Monday, June 12, 2017
Appreciate later, stew now: Predators' season ends in brutal fashion
Joe Rexrode , USA TODAY NETWORK -- Tennessee
June 11, 2017
Matt Murray #30 of the Pittsburgh Penguins makes a save as Trevor Daley #6 defends Filip Forsberg #9 of the Nashville Predators during the second period in Game Six of the 2017 NHL Stanley Cup Final at the Bridgestone Arena on June 11, 2017 in Nashville, Tennessee. (Photo by Bruce Bennett/Getty Images)
Every previous Predators season has ended weeks or months short of the culmination of the NHL season, the golf clubs out of garages and put to use long before the Stanley Cup came out of its box in some far-away arena.
On Sunday night, it was in Bridgestone Arena, which is pretty remarkable when you think about it. But this probably isn’t the time for that, not now, not after it appeared in the most painful of circumstances for the Predators and their fans. Not with Sidney Crosby lifting it above his head after leading the Pittsburgh Penguins to a championship-clinching 2-0 win over the Predators in Game 6 of the Stanley Cup Final.
Not after the way it all went down, a ridiculous officiating error costing the Predators a 1-0 lead early in the second period. The official first goal came 37 minutes later, the game winner from former Predator Patric Hornqvist with 1:35 to play.
A wacky bounce, a shot off the back of Pekka Rinne and that was it – an empty netter for Carl Hagelin followed, then a wild pile-up on the ice for the guys in the white uniforms when the horn blew. It was numbness everywhere else in the building. The Stanley Cup stays with Pittsburgh, the NHL’s first repeat champion since the Detroit Red Wings of 1997 and ’98.
"It just feels wrong right now – it's tough to accept," said Rinne, who put in a night of work that normally would have produced a convincing win.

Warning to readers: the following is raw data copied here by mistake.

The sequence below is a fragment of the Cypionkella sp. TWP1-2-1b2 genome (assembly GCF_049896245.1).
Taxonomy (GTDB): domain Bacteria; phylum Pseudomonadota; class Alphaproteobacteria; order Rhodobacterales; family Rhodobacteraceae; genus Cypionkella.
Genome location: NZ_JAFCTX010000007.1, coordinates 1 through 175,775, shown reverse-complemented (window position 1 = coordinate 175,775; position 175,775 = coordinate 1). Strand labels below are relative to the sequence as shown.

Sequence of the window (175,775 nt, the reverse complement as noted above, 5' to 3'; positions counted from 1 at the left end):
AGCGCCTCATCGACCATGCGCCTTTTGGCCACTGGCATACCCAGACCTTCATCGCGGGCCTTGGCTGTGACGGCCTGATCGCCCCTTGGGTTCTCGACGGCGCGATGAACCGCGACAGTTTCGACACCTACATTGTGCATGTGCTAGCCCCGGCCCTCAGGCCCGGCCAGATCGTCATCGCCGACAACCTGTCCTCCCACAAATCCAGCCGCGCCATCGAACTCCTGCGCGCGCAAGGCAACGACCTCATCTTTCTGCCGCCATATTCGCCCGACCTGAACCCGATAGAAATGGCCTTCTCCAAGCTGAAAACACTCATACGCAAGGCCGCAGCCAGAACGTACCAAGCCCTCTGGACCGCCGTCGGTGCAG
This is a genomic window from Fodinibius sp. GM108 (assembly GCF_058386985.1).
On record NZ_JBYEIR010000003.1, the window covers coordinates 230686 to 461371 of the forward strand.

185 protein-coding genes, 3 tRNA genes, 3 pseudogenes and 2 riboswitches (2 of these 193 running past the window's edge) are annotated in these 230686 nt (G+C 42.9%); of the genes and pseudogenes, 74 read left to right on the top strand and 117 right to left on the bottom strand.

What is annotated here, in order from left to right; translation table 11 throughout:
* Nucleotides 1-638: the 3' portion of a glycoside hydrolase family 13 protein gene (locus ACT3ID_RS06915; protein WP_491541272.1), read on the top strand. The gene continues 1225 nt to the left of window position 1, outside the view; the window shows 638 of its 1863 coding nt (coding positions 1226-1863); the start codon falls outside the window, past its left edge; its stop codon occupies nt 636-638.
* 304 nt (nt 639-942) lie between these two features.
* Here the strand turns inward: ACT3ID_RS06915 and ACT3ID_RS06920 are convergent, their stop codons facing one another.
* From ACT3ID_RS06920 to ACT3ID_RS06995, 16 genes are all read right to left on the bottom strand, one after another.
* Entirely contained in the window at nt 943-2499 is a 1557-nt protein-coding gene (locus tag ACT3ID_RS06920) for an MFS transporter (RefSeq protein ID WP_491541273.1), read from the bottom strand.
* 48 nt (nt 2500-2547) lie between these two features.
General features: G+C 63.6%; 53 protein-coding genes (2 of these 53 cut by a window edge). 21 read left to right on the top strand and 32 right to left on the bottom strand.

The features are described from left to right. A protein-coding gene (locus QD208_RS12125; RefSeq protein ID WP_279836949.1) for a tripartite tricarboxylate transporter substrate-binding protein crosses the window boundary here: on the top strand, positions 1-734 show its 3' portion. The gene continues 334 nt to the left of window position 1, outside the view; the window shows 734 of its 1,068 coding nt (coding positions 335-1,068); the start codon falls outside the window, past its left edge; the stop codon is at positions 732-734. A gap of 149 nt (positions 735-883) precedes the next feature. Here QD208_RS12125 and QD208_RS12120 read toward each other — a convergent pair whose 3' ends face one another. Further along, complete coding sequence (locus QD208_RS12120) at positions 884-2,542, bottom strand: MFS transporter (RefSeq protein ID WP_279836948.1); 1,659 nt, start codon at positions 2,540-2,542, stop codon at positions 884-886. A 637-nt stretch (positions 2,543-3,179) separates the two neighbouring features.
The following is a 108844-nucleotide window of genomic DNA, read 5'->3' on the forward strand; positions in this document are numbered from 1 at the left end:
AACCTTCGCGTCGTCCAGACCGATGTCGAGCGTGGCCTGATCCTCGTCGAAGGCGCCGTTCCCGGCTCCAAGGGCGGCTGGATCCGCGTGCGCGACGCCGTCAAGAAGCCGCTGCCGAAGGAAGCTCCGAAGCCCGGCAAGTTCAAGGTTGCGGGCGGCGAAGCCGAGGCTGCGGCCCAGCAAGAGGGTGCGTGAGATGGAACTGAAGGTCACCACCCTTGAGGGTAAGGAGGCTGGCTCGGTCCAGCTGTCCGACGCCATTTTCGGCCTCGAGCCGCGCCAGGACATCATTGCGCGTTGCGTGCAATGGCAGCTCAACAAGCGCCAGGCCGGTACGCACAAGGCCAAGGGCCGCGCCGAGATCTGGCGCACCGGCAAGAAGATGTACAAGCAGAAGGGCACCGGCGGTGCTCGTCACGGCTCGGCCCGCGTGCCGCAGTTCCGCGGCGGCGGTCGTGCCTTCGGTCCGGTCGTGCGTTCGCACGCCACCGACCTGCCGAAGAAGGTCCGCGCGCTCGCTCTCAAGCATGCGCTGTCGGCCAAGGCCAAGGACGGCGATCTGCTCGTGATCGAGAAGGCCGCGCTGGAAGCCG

“It’s hard to describe," Predators defenseman P.K. Subban said of the feeling afterward. "When you dream about lifting the Stanley Cup as a young kid – and the dream’s happened probably about a million times for most of us – being that close, being two games away, 120 minutes away from lifting the Stanley Cup, it sucks."
The Predators almost had it. They were as banged up as they’ve been in this two-month run but fought anyway, determined to send this all the way to the end – a Game 7 on Wednesday in Pittsburgh – and got brilliance from Rinne and guts from so many others. Ryan Ellis played after an injury knocked him out of Game 5, even though he was as ginger as his flowing beard. Predators coach Peter Laviolette deemed Ellis' injury "pretty serious" and called his performance "really courageous."
The Predators thought they led after Filip Forsberg shot on Matt Murray and Colton Sissons poked in the easy rebound, but official Kevin Pollock lost track of the puck and blew a premature whistle. No goal. No review allowed. Nothing but boos in the air. Then silence when Pittsburgh finally took advantage – shortly after 32 seconds of a two-man advantage yielded nothing for the Predators.
To their credit, the Predators didn't complain much about the call, though Laviolette admitted it made the loss more difficult. Losing at home, on a goal like that, couldn't have softened the blow.